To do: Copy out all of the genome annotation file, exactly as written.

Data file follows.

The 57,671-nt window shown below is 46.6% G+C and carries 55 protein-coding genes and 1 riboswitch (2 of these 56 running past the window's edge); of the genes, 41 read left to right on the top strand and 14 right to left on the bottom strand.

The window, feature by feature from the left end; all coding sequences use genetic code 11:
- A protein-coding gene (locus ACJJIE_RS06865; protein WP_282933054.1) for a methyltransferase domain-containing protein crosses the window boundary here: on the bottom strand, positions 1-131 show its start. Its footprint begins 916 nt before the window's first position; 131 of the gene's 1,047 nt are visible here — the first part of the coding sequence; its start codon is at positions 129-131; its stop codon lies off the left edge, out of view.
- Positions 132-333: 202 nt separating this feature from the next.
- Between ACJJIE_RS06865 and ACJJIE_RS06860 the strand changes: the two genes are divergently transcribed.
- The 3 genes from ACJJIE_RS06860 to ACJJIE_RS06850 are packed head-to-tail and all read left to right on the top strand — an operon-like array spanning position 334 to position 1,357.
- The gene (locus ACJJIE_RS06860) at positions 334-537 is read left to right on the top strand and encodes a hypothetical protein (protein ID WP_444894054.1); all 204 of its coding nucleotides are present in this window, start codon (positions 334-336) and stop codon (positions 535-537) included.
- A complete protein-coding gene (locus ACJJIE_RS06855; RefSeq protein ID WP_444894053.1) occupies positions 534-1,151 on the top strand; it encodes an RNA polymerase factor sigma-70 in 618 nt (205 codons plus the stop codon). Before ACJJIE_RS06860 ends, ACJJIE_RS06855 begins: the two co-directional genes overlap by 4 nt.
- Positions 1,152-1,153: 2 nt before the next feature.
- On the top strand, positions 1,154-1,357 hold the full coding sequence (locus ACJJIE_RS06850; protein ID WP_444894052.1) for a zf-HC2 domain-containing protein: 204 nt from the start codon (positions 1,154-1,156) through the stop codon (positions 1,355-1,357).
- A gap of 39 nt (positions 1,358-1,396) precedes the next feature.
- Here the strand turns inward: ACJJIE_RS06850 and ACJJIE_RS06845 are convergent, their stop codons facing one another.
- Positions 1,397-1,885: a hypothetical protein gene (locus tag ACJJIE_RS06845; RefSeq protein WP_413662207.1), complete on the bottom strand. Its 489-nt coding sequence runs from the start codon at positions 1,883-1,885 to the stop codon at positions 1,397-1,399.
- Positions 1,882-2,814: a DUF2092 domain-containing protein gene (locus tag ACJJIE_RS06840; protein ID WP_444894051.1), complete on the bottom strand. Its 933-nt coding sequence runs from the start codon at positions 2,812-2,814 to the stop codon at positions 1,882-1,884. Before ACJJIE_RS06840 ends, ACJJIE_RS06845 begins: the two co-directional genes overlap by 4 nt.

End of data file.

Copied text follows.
The 57,671-nt window shown below is 46.6% G+C and carries 55 protein-coding genes and 1 riboswitch (2 of these 56 running past the window's edge); of the genes, 41 read left to right on the top strand and 14 right to left on the bottom strand.

The window, feature by feature from the left end; all coding sequences use genetic code 11:
- A protein-coding gene (locus ACJJIE_RS06865; protein WP_282933054.1) for a methyltransferase domain-containing protein crosses the window boundary here: on the bottom strand, positions 1-131 show its start. Its footprint begins 916 nt before the window's first position; 131 of the gene's 1,047 nt are visible here — the first part of the coding sequence; its start codon is at positions 129-131; its stop codon lies off the left edge, out of view.
- Positions 132-333: 202 nt separating this feature from the next.
- Between ACJJIE_RS06865 and ACJJIE_RS06860 the strand changes: the two genes are divergently transcribed.
- The 3 genes from ACJJIE_RS06860 to ACJJIE_RS06850 are packed head-to-tail and all read left to right on the top strand — an operon-like array spanning position 334 to position 1,357.
- The gene (locus ACJJIE_RS06860) at positions 334-537 is read left to right on the top strand and encodes a hypothetical protein (protein ID WP_444894054.1); all 204 of its coding nucleotides are present in this window, start codon (positions 334-336) and stop codon (positions 535-537) included.
- A complete protein-coding gene (locus ACJJIE_RS06855; RefSeq protein ID WP_444894053.1) occupies positions 534-1,151 on the top strand; it encodes an RNA polymerase factor sigma-70 in 618 nt (205 codons plus the stop codon). Before ACJJIE_RS06860 ends, ACJJIE_RS06855 begins: the two co-directional genes overlap by 4 nt.
- Positions 1,152-1,153: 2 nt before the next feature.
- On the top strand, positions 1,154-1,357 hold the full coding sequence (locus ACJJIE_RS06850; protein ID WP_444894052.1) for a zf-HC2 domain-containing protein: 204 nt from the start codon (positions 1,154-1,156) through the stop codon (positions 1,355-1,357).
- A gap of 39 nt (positions 1,358-1,396) precedes the next feature.
- Here the strand turns inward: ACJJIE_RS06850 and ACJJIE_RS06845 are convergent, their stop codons facing one another.
- Positions 1,397-1,885: a hypothetical protein gene (locus tag ACJJIE_RS06845; RefSeq protein WP_413662207.1), complete on the bottom strand. Its 489-nt coding sequence runs from the start codon at positions 1,883-1,885 to the stop codon at positions 1,397-1,399.
- Positions 1,882-2,814: a DUF2092 domain-containing protein gene (locus tag ACJJIE_RS06840; protein ID WP_444894051.1), complete on the bottom strand. Its 933-nt coding sequence runs from the start codon at positions 2,812-2,814 to the stop codon at positions 1,882-1,884. Before ACJJIE_RS06840 ends, ACJJIE_RS06845 begins: the two co-directional genes overlap by 4 nt.